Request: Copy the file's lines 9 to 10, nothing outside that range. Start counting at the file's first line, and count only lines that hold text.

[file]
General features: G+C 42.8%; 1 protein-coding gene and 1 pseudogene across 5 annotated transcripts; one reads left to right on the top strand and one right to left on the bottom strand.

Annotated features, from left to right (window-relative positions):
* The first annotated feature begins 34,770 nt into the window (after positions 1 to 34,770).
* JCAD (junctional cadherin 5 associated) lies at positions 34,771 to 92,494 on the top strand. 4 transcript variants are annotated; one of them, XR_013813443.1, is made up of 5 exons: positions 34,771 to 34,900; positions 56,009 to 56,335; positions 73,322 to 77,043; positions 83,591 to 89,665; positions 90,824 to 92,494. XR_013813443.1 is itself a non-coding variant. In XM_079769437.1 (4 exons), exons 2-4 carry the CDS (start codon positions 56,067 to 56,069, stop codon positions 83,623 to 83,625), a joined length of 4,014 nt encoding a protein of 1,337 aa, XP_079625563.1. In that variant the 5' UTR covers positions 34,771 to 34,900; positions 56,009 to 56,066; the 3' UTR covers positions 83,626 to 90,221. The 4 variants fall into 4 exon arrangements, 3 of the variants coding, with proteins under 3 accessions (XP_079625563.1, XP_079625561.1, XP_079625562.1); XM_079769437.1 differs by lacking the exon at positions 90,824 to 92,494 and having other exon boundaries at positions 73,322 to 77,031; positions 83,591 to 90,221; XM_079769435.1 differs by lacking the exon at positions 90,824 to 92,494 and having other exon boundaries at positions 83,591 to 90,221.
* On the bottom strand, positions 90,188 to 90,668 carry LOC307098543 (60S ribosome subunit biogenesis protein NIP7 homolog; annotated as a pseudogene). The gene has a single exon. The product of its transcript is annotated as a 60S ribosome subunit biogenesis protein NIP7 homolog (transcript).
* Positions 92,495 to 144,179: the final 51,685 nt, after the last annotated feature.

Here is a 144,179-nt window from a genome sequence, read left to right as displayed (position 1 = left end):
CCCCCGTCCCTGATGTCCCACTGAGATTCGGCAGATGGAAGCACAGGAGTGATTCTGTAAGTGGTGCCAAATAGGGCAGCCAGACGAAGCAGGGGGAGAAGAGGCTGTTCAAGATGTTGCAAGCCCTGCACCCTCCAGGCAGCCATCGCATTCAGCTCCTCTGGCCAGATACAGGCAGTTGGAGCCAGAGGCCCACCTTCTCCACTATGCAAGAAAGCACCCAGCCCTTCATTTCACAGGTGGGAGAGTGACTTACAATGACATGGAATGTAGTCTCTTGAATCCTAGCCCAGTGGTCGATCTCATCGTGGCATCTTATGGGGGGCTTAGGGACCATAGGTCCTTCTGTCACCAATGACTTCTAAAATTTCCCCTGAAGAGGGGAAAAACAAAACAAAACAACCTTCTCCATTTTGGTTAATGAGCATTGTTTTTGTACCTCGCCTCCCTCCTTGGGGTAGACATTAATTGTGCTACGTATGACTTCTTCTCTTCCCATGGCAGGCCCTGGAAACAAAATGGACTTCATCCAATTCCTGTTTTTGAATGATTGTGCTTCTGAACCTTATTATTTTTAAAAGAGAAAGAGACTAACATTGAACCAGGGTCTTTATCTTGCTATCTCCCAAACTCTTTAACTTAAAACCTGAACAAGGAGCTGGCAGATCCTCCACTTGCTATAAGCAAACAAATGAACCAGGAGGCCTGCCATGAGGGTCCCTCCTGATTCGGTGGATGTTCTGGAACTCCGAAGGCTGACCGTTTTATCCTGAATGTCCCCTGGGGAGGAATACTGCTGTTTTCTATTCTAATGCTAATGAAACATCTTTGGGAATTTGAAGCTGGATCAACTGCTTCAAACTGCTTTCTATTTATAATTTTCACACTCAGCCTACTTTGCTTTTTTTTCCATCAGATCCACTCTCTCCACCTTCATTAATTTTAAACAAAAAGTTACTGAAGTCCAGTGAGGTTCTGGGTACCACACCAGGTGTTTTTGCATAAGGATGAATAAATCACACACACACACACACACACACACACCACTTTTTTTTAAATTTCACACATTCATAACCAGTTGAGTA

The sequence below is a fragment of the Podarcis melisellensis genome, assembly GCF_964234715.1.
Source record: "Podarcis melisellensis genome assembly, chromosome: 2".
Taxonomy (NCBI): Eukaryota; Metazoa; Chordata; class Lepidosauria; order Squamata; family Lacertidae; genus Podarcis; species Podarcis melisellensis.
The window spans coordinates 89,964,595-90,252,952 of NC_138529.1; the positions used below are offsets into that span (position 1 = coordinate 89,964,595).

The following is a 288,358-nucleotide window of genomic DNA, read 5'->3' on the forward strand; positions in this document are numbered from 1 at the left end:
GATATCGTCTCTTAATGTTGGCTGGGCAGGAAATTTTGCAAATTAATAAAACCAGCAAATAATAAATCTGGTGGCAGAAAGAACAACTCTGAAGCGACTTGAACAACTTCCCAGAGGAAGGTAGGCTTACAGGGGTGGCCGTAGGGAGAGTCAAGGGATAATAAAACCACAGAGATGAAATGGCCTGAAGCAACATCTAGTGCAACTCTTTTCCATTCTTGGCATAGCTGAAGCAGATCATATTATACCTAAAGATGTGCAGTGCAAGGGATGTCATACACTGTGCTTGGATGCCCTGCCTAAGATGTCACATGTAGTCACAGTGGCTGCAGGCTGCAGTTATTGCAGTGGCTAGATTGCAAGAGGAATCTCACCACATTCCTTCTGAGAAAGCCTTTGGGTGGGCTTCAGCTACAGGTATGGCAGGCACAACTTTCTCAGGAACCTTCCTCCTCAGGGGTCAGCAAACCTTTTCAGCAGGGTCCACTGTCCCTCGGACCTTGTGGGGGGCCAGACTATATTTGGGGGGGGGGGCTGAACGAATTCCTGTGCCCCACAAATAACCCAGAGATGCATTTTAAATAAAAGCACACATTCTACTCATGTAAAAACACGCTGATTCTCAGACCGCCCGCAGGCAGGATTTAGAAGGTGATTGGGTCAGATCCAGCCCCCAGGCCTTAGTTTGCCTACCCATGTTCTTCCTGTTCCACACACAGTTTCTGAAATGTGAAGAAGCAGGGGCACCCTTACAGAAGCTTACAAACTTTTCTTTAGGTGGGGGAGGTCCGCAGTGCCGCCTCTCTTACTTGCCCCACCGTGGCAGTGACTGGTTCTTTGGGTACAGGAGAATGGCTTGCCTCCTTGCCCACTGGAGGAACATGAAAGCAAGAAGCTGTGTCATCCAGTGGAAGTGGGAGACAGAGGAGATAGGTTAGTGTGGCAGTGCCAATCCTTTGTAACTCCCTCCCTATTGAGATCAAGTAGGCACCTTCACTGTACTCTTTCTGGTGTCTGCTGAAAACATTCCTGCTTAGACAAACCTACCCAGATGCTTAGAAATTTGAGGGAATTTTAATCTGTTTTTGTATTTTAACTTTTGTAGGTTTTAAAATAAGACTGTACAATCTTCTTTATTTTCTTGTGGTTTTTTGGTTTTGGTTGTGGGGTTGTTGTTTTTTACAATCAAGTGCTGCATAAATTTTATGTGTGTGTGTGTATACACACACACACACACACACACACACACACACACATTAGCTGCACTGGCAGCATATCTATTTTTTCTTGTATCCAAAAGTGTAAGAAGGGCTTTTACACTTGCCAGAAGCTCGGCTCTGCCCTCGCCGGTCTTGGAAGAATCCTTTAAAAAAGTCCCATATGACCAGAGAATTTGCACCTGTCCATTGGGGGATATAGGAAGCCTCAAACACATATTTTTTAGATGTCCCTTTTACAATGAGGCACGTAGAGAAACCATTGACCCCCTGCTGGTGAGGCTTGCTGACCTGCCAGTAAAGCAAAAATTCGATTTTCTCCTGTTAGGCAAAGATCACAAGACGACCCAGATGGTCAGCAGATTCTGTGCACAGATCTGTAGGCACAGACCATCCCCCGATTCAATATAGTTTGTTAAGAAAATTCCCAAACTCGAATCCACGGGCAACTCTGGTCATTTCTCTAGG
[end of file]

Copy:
The sequence below is a fragment of the Podarcis melisellensis genome, assembly GCF_964234715.1.
Source record: "Podarcis melisellensis genome assembly, chromosome: 2".